The Parker West is a mostly glass-faced new building on West 72nd Street. It’s named for the fact that Dorothy Parker—the great short-story writer, poet, and wit—grew up in the house that occupied its site. And if you can say one thing about Dorothy Parker, it’s that she loved real-estate developers.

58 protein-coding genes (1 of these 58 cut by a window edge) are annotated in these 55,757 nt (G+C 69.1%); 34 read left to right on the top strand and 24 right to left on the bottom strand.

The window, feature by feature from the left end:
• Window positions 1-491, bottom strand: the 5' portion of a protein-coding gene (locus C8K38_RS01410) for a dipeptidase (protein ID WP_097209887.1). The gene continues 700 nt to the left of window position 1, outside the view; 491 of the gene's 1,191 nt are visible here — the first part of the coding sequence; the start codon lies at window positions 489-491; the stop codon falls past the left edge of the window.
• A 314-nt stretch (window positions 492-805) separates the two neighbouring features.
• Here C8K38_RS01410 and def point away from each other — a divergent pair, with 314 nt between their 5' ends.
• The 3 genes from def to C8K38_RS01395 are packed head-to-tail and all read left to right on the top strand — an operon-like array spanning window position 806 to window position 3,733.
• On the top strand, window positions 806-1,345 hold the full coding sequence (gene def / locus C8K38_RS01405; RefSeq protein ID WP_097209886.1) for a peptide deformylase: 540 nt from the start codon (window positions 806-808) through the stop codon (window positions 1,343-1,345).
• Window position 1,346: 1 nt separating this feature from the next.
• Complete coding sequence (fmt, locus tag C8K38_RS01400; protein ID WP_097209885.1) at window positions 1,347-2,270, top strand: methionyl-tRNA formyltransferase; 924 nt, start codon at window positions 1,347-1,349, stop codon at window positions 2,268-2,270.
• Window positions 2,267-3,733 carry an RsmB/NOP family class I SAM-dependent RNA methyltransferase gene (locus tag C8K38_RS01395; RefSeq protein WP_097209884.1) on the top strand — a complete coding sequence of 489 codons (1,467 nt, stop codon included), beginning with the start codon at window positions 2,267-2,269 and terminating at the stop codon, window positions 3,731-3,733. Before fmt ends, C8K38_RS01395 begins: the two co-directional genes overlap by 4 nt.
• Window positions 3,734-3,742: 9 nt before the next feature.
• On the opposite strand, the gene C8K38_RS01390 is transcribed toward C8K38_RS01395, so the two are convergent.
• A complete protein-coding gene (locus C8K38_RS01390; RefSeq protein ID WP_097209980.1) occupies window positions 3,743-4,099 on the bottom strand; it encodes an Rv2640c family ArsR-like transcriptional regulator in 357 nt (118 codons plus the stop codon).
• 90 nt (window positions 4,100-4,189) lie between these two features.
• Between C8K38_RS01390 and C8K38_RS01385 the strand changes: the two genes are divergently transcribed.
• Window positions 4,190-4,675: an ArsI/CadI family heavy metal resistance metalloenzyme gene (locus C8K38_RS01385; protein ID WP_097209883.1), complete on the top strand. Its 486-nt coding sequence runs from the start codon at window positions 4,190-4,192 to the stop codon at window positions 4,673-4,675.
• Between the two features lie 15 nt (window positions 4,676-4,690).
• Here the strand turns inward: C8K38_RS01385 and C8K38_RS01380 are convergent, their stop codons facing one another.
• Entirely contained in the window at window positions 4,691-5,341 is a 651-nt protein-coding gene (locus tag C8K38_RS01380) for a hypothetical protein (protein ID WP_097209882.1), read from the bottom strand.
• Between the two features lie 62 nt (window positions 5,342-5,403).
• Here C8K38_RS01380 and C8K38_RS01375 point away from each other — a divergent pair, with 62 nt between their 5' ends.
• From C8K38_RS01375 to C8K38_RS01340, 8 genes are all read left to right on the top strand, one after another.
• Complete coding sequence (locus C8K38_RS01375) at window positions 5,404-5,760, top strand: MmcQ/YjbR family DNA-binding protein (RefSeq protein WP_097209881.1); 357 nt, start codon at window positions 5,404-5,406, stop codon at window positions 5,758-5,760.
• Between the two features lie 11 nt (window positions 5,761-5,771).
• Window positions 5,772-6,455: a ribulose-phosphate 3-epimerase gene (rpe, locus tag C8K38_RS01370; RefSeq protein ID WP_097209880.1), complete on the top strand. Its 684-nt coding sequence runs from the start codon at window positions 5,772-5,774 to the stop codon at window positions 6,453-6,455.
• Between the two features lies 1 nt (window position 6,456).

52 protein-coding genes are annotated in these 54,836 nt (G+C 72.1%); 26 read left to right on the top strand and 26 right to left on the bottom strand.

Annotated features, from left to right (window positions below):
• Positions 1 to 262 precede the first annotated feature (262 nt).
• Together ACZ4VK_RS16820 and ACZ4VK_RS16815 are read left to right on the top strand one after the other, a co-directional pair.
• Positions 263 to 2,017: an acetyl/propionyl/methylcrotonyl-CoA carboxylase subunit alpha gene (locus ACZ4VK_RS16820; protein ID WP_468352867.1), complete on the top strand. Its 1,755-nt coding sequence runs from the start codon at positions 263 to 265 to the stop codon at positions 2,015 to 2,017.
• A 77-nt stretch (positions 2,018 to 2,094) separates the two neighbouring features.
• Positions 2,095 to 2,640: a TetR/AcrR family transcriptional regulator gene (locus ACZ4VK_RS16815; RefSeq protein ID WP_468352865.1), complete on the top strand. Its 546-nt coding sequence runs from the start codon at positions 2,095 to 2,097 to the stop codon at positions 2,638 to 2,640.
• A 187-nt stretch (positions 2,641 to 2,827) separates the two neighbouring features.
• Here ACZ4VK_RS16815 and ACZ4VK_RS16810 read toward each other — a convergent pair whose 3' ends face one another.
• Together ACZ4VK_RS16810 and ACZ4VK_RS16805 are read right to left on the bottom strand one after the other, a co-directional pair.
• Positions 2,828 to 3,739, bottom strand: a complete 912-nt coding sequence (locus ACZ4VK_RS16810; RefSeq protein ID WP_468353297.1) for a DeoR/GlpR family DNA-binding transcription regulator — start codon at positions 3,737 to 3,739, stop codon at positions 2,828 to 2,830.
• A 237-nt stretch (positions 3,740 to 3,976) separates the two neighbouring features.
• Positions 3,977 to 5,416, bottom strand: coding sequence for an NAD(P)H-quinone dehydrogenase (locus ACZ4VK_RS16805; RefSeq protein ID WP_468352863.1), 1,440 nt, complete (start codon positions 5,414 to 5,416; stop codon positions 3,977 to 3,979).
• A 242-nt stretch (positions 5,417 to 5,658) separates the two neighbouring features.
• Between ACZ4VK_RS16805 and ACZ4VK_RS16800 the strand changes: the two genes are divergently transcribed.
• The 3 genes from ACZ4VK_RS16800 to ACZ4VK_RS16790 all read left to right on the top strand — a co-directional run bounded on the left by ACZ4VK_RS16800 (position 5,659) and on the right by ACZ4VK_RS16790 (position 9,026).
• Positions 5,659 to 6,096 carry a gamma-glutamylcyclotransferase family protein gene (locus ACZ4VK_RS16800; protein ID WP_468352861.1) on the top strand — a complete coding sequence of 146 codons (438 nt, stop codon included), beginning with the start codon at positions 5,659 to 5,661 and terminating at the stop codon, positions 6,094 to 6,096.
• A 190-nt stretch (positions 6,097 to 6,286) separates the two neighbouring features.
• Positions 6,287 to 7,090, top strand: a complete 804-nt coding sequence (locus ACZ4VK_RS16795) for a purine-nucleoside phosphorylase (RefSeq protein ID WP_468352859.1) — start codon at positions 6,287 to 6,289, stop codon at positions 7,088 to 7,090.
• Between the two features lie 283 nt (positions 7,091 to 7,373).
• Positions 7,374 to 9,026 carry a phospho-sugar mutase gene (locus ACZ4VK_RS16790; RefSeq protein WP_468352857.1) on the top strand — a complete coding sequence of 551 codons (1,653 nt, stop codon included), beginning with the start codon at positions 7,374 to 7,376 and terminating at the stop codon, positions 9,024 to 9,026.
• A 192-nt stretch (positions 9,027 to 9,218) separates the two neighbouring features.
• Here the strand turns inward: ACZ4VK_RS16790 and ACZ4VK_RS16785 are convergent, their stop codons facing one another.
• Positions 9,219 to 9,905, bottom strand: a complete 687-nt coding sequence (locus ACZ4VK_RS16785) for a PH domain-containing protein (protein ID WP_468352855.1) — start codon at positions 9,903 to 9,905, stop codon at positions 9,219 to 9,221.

Well, no, she didn’t. She was a full-on leftist, one who in her later years was consistently half-broke. At her death in 1967, she left her modest literary estate to Martin Luther King Jr. (Who, by the way, had never heard of her until then. Her friend Lillian Hellman, who expected to receive Parker’s publishing rights, was furious.) But the builders who tore down her childhood home have definitely, positively honored her memory. The building’s “natural materials” and “light-filled design,” SK Development’s people told the Post, convey what the paper calls its “non-flashy roots.” (A one-bedroom here costs 1.3 million non-flashy dollars.) There will be a photograph of Parker in the lobby and a plaque. Given her spiky relationship with authority and significant drinking problem, a better tribute might be a photograph of her biting the developer’s hand alongside an eternally refreshed tumbler of Scotch. Or a few apartments that a half-broke writer, rather than a financial-services professional, might be able to afford.